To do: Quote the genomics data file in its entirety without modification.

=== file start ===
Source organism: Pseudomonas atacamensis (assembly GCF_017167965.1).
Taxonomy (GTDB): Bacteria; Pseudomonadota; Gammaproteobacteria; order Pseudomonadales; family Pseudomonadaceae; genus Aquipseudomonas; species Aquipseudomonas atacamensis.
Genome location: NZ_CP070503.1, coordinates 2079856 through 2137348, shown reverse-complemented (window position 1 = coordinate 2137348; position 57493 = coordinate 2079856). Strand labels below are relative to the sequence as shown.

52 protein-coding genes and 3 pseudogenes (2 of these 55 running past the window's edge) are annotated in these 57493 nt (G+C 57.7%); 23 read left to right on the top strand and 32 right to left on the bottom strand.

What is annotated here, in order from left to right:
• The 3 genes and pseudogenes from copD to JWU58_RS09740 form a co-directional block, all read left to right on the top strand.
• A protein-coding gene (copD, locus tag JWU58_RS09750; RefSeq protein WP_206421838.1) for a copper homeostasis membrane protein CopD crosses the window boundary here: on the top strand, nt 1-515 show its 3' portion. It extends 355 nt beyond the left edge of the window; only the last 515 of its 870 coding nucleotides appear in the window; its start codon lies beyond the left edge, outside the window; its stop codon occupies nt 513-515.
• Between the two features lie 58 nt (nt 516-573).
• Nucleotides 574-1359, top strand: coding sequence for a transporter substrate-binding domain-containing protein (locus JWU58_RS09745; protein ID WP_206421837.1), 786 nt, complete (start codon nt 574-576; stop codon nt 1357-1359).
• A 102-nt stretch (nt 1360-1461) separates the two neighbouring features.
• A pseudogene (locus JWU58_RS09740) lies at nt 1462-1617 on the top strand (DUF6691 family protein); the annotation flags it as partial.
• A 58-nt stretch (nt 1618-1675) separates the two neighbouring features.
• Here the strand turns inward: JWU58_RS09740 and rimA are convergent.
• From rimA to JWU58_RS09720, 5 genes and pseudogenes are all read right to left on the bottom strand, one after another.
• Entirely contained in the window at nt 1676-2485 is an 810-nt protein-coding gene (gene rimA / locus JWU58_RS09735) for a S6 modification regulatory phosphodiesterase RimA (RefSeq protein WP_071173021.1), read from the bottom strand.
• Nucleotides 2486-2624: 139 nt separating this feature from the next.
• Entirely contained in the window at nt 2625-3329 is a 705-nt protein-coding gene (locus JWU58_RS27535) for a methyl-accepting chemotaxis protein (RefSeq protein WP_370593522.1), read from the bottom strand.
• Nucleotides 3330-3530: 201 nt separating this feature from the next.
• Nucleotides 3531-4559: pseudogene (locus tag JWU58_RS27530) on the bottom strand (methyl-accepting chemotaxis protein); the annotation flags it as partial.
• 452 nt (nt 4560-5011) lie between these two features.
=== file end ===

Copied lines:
Source organism: Pseudomonas atacamensis (assembly GCF_017167965.1).
Taxonomy (GTDB): Bacteria; Pseudomonadota; Gammaproteobacteria; order Pseudomonadales; family Pseudomonadaceae; genus Aquipseudomonas; species Aquipseudomonas atacamensis.
Genome location: NZ_CP070503.1, coordinates 2079856 through 2137348, shown reverse-complemented (window position 1 = coordinate 2137348; position 57493 = coordinate 2079856). Strand labels below are relative to the sequence as shown.

52 protein-coding genes and 3 pseudogenes (2 of these 55 running past the window's edge) are annotated in these 57493 nt (G+C 57.7%); 23 read left to right on the top strand and 32 right to left on the bottom strand.

What is annotated here, in order from left to right:
• The 3 genes and pseudogenes from copD to JWU58_RS09740 form a co-directional block, all read left to right on the top strand.
• A protein-coding gene (copD, locus tag JWU58_RS09750; RefSeq protein WP_206421838.1) for a copper homeostasis membrane protein CopD crosses the window boundary here: on the top strand, nt 1-515 show its 3' portion. It extends 355 nt beyond the left edge of the window; only the last 515 of its 870 coding nucleotides appear in the window; its start codon lies beyond the left edge, outside the window; its stop codon occupies nt 513-515.
• Between the two features lie 58 nt (nt 516-573).
• Nucleotides 574-1359, top strand: coding sequence for a transporter substrate-binding domain-containing protein (locus JWU58_RS09745; protein ID WP_206421837.1), 786 nt, complete (start codon nt 574-576; stop codon nt 1357-1359).
• A 102-nt stretch (nt 1360-1461) separates the two neighbouring features.
• A pseudogene (locus JWU58_RS09740) lies at nt 1462-1617 on the top strand (DUF6691 family protein); the annotation flags it as partial.
• A 58-nt stretch (nt 1618-1675) separates the two neighbouring features.
• Here the strand turns inward: JWU58_RS09740 and rimA are convergent.
• From rimA to JWU58_RS09720, 5 genes and pseudogenes are all read right to left on the bottom strand, one after another.
• Entirely contained in the window at nt 1676-2485 is an 810-nt protein-coding gene (gene rimA / locus JWU58_RS09735) for a S6 modification regulatory phosphodiesterase RimA (RefSeq protein WP_071173021.1), read from the bottom strand.
• Nucleotides 2486-2624: 139 nt separating this feature from the next.
• Entirely contained in the window at nt 2625-3329 is a 705-nt protein-coding gene (locus JWU58_RS27535) for a methyl-accepting chemotaxis protein (RefSeq protein WP_370593522.1), read from the bottom strand.
• Nucleotides 3330-3530: 201 nt separating this feature from the next.
• Nucleotides 3531-4559: pseudogene (locus tag JWU58_RS27530) on the bottom strand (methyl-accepting chemotaxis protein); the annotation flags it as partial.
• 452 nt (nt 4560-5011) lie between these two features.